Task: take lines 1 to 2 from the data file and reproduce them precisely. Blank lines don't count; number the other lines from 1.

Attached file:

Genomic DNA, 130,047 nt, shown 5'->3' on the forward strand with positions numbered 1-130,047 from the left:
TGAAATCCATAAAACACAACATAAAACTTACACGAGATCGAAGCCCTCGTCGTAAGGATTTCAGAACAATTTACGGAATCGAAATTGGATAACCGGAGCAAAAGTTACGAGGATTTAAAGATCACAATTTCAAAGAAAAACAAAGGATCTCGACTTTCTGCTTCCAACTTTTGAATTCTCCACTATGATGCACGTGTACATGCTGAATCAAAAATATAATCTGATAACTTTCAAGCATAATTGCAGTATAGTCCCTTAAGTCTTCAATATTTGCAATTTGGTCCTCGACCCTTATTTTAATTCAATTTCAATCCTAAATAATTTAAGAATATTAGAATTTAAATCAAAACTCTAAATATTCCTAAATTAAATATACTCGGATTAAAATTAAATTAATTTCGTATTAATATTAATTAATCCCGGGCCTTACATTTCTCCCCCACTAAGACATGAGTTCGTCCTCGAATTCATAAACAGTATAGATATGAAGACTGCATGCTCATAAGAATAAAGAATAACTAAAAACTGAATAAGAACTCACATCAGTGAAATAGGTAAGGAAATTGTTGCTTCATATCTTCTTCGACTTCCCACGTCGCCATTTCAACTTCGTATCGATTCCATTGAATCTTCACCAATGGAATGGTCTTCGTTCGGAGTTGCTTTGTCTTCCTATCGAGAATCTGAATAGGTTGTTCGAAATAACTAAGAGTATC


Genomic DNA, 130,047 nt, shown 5'->3' on the forward strand with positions numbered 1-130,047 from the left:
TGAAATCCATAAAACACAACATAAAACTTACACGAGATCGAAGCCCTCGTCGTAAGGATTTCAGAACAATTTACGGAATCGAAATTGGATAACCGGAGCAAAAGTTACGAGGATTTAAAGATCACAATTTCAAAGAAAAACAAAGGATCTCGACTTTCTGCTTCCAACTTTTGAATTCTCCACTATGATGCACGTGTACATGCTGAATCAAAAATATAATCTGATAACTTTCAAGCATAATTGCAGTATAGTCCCTTAAGTCTTCAATATTTGCAATTTGGTCCTCGACCCTTATTTTAATTCAATTTCAATCCTAAATAATTTAAGAATATTAGAATTTAAATCAAAACTCTAAATATTCCTAAATTAAATATACTCGGATTAAAATTAAATTAATTTCGTATTAATATTAATTAATCCCGGGCCTTACATTTCTCCCCCACTAAGACATGAGTTCGTCCTCGAATTCATAAACAGTATAGATATGAAGACTGCATGCTCATAAGAATAAAGAATAACTAAAAACTGAATAAGAACTCACATCAGTGAAATAGGTAAGGAAATTGTTGCTTCATATCTTCTTCGACTTCCCACGTCGCCATTTCAACTTCGTATCGATTCCATTGAATCTTCACCAATGGAATGGTCTTCGTTCGGAGTTGCTTTGTCTTCCTATCGAGAATCTGAATAGGTTGTTCGAAATAACTAAGAGTATC